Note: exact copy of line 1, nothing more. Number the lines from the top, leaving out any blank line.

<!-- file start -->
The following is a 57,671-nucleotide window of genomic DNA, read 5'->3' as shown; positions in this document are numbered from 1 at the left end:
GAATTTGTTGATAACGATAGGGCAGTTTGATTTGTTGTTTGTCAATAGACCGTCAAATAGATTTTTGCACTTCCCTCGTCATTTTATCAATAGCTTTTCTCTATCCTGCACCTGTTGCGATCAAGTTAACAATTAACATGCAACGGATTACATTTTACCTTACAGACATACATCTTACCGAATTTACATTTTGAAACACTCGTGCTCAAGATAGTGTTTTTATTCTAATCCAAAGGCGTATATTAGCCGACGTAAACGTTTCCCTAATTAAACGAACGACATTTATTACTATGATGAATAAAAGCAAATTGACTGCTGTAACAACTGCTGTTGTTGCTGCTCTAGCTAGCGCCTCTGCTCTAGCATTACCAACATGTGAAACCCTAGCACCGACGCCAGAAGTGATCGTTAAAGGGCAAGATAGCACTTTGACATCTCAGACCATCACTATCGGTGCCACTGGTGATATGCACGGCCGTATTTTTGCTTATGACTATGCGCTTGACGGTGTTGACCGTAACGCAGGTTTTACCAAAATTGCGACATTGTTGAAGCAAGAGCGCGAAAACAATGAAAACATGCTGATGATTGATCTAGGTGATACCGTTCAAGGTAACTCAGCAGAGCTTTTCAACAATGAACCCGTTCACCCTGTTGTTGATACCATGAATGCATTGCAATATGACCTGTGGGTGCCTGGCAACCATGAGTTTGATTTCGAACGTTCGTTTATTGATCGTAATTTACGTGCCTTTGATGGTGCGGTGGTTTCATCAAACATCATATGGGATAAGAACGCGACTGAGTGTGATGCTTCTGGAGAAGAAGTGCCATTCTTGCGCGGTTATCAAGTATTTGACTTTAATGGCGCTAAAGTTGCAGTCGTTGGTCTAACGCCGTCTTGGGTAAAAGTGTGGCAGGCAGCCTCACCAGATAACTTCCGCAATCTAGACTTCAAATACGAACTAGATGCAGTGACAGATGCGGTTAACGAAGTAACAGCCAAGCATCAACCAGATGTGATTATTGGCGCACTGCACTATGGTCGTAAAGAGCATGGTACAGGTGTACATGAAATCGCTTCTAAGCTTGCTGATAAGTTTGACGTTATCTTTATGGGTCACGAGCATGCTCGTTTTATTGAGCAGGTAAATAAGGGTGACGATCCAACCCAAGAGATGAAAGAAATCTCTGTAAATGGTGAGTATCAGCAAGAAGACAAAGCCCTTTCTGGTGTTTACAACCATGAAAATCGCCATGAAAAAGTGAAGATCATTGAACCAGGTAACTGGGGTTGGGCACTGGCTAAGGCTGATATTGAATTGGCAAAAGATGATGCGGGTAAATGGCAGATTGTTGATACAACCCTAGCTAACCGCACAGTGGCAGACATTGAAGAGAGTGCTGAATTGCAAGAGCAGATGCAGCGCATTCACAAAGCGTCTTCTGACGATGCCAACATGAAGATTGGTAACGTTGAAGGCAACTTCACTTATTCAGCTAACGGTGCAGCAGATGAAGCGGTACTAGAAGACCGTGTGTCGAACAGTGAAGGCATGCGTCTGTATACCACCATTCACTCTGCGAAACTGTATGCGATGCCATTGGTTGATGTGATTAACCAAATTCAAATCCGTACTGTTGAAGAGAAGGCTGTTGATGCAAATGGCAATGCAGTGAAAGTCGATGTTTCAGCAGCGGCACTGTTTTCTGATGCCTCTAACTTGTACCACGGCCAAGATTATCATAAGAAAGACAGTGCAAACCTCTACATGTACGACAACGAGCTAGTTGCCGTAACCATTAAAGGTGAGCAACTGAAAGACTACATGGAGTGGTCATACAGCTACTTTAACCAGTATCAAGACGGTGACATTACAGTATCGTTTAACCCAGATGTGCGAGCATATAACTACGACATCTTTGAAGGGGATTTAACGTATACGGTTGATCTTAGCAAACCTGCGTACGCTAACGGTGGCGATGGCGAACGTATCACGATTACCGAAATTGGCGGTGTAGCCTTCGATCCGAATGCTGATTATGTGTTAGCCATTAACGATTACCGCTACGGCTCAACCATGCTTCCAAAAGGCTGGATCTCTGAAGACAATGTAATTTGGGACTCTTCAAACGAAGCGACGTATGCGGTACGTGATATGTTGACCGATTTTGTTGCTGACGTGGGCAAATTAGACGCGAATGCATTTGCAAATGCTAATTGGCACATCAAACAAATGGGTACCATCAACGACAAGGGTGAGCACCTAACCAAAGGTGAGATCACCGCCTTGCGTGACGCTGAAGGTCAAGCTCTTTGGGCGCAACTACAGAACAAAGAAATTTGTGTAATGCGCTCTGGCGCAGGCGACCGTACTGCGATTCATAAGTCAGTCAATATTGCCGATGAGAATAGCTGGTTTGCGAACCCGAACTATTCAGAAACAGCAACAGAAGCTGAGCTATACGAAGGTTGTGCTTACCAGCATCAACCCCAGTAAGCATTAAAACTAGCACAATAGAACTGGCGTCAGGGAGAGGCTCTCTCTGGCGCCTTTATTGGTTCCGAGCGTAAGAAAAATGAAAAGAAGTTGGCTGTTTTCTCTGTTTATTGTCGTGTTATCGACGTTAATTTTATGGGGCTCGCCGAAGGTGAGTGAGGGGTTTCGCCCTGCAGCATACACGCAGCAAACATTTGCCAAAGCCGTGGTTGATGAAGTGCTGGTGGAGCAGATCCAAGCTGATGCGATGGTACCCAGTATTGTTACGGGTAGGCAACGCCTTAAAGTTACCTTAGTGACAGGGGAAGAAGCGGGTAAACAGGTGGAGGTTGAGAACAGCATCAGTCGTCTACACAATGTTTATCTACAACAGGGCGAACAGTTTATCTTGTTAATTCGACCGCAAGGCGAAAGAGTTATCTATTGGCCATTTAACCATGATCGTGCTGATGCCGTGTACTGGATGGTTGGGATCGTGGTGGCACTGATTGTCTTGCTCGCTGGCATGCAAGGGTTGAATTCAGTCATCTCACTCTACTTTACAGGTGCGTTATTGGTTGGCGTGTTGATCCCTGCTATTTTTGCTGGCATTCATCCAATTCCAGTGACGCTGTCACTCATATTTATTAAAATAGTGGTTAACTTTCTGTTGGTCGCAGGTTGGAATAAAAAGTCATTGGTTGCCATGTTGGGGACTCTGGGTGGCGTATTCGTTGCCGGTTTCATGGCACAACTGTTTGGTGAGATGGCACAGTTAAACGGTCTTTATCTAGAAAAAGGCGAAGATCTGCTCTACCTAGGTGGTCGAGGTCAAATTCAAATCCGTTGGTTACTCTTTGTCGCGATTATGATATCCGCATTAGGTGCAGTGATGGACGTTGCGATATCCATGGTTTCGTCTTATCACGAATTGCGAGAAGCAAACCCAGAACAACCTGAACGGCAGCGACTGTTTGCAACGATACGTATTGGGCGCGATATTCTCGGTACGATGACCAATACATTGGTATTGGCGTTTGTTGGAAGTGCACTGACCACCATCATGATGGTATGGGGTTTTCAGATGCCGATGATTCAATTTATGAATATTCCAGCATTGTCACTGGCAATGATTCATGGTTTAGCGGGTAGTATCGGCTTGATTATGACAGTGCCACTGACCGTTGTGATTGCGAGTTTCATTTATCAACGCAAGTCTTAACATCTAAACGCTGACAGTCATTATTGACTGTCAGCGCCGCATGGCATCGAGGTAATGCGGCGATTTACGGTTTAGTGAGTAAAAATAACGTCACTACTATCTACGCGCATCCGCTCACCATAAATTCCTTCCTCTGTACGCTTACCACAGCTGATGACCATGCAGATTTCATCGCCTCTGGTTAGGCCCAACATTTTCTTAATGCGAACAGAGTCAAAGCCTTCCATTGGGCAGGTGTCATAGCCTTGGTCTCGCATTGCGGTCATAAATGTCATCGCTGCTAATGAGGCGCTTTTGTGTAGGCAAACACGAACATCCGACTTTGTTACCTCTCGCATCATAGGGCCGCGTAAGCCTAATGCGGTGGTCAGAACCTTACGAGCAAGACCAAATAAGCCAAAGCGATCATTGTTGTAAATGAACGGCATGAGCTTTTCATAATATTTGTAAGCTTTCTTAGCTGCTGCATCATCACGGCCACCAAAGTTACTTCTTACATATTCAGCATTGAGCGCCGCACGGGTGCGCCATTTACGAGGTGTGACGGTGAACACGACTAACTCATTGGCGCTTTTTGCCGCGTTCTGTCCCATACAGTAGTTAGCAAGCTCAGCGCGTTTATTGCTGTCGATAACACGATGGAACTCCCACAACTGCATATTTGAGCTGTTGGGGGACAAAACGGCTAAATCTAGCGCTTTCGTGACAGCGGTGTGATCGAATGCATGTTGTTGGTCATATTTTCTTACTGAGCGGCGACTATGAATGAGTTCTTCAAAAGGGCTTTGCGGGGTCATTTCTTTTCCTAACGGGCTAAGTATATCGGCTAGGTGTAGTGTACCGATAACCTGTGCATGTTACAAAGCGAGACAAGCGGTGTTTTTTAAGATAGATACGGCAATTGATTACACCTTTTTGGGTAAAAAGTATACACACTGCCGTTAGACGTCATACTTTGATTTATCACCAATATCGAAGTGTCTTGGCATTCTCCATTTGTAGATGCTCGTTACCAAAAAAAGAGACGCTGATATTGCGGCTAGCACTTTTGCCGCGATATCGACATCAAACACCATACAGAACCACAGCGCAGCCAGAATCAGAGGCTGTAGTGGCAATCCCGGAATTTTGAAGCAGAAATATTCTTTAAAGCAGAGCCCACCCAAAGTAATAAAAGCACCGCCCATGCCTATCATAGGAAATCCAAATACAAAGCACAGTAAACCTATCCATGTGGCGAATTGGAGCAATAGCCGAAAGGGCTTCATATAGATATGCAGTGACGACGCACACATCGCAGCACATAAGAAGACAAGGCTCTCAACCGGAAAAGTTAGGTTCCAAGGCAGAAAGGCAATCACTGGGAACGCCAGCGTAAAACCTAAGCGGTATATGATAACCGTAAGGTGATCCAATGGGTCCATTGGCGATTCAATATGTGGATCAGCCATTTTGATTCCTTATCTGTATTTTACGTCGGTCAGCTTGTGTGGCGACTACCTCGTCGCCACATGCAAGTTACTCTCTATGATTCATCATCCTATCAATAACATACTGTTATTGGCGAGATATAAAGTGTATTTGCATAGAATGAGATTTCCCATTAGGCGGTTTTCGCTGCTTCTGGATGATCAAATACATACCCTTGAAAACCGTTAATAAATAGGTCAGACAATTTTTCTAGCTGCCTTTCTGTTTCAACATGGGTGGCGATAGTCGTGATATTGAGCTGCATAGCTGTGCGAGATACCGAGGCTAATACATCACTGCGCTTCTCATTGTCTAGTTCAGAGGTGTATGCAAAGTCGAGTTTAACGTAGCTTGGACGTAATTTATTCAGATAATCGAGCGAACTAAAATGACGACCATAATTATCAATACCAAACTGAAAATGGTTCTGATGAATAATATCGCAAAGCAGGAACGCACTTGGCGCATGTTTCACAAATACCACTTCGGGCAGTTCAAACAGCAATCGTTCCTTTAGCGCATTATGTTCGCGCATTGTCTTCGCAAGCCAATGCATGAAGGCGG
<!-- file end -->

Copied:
The following is a 57,671-nucleotide window of genomic DNA, read 5'->3' as shown; positions in this document are numbered from 1 at the left end: